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Unformatted text preview: Life's Goal Is to Achieve Greatness Nietzsche can be read on many levels. On one level, he is diagnosing a major metaphysical problem that he thinks Western religion and culture have yet to rec- ognize. On another level, he is a social philosopher identifying those forces that create great civilizations. On still a third level, he is an antagonistic critic of or- ganized religion, which he sees as contributing to a decline in the aristocratic val- ues he so much admires. Which of these is the correct Nietzsche? The answer: all of them. And in the brief selection from his works that follows, we will see all three themes articulated. Consider the first level of reading-Nietzsche as diagnostician of a crisis at the heart of Western religion. Nietzsche sees himself as the prophet of the end of an era. Whereas for centuries belief in God provided the foundation for)Western morality and cult~re, Nietzsche arg~es that this is no longer ~he case(fhe strik- ing phrase "God IS dead" cOIJKmumcatesWith greater rhetoncal forc~ than the statement that there is no G~~~C2Jl1ll2ounce tha~ God_is dead i~~b~t ..~~.~me _~d was alive, a,!J~~~~_~nd .~h~~g th92!'c val- , u~~~~ for ...Qi~.Y. __~~~_E~!'~~!!!12g1<:?.!:_l~c!iy!dua~_~~es. Nietzsche Claims that even though people no longer generally believe in Goa in the sense of a deep religious commitment, they nonetheless continue to follow a value sys- tem for which God is the metaphysical prop. When a society finally recognizes that the metaphysical basis for its value sys- tem is gone, what is it to do? Nietzsche's answer is that we must becoIIl.~J?od; that is, we ourselves will be the source of meaning and vatre. Life will haveno other meaning than that which we give to it. Not everyone is capable of carry- ing such a burden. In fact, only a noble few will have the courage to face up It) the new realities and be willing to provide a new standard for behavior. The two parables in the selection that follows emphasize the crisis of the ag(' that Nietzsche sees himself as announcing. The first shows that WitllOl11 the S l' curity offered by belief in God, we are lik(' a ship th:11has I('n tlH' ,;:11('1 y or tlw land and are emharked on :1 wild :Ind lerriryinl'. ,',('a: "T ill\(':i will (0111<' w lw ll IhO(1 wilt feel that it is infinite, and that there is nothing more frightful than infinite." The second parable of the madman in the marketplace makes the same point. The madman, with a lighted lamp, rushes into the marketplace at midday to announce the death of God. The announcement is met with bemused responses from the crowd. So the madman concludes, "I come too early . . . this prodigious event is still on its way." Though the madman's hearers do not really believe in God, they have not yet realized the full magnitude of the implication of their unbelief....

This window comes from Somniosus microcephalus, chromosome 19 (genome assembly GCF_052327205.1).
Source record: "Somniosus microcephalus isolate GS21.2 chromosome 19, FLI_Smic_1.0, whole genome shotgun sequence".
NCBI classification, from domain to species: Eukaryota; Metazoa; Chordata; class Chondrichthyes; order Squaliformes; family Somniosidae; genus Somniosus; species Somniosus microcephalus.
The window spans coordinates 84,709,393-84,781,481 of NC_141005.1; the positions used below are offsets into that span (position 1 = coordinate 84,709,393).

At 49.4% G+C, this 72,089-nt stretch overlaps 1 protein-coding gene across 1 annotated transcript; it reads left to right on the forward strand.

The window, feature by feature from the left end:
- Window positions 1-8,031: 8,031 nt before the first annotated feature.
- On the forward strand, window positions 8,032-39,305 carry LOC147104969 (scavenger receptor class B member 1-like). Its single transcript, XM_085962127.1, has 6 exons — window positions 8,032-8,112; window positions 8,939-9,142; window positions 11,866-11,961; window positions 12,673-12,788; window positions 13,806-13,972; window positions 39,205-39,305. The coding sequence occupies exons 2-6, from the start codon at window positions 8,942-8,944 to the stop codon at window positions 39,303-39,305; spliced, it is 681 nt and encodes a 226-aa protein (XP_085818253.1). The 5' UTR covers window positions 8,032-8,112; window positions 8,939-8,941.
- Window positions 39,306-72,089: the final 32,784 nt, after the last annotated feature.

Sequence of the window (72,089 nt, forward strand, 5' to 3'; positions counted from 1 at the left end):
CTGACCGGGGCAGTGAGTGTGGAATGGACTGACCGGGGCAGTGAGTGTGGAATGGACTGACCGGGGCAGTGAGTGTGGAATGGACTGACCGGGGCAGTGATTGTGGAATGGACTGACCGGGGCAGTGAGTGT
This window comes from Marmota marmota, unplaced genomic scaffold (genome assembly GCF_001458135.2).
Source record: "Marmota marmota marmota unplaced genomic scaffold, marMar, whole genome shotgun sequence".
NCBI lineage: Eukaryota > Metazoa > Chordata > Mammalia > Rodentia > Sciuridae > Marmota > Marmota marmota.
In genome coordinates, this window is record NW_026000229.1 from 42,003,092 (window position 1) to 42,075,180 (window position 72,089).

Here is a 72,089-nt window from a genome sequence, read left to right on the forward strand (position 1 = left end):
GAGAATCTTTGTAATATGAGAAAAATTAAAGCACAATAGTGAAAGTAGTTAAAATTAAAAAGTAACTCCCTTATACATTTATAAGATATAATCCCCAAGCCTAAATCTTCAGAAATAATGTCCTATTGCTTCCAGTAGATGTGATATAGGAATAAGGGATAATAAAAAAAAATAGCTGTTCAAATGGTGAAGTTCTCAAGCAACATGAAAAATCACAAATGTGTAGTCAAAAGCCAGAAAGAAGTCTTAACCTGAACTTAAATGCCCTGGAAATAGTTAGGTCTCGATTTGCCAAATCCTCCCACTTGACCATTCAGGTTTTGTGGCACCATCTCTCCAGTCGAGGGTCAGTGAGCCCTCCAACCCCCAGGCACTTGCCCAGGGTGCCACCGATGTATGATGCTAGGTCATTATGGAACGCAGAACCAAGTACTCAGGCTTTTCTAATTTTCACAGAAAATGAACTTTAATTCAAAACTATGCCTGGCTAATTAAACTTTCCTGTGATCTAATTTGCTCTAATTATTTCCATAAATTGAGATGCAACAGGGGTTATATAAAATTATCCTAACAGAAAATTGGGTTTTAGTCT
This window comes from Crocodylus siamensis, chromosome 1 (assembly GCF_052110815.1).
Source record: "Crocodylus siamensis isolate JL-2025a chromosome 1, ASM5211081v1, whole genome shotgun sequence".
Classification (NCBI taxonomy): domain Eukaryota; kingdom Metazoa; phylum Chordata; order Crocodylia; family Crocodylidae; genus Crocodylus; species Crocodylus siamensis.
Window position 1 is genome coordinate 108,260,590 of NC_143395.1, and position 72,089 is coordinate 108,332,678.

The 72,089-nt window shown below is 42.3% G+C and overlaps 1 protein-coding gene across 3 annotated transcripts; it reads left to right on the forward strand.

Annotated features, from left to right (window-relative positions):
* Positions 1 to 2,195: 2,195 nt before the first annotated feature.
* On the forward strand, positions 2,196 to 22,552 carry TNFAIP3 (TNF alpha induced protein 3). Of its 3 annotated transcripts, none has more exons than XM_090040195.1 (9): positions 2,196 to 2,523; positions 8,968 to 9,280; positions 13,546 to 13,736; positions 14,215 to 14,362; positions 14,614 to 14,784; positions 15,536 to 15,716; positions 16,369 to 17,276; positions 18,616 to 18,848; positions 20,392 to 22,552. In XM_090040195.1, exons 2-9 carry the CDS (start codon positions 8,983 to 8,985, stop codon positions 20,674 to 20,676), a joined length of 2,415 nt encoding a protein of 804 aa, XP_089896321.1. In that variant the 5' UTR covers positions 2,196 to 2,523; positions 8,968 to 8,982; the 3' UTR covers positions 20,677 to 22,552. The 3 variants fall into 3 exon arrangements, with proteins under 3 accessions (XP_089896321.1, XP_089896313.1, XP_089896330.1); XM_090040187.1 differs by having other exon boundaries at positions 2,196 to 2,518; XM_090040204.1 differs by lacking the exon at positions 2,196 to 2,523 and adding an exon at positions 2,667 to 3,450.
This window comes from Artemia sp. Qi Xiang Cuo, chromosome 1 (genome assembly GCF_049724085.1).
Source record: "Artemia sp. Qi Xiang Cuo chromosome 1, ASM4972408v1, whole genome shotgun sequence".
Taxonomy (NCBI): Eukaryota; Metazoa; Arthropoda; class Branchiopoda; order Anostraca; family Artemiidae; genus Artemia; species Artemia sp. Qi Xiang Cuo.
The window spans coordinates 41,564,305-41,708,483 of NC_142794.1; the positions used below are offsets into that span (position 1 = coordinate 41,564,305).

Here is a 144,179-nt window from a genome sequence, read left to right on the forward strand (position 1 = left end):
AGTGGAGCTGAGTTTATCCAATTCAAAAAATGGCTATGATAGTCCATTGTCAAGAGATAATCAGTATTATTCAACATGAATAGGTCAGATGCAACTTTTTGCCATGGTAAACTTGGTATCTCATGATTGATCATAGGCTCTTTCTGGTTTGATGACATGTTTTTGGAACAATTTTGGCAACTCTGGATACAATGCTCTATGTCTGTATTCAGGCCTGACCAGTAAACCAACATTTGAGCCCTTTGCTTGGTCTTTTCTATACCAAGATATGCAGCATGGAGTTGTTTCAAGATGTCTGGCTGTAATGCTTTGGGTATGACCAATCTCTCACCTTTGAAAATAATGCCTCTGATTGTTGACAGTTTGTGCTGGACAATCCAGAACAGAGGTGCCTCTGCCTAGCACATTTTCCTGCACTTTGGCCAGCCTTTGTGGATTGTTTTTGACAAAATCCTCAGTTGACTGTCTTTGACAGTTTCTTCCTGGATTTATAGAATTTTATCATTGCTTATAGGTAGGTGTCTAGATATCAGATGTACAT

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- Spring '08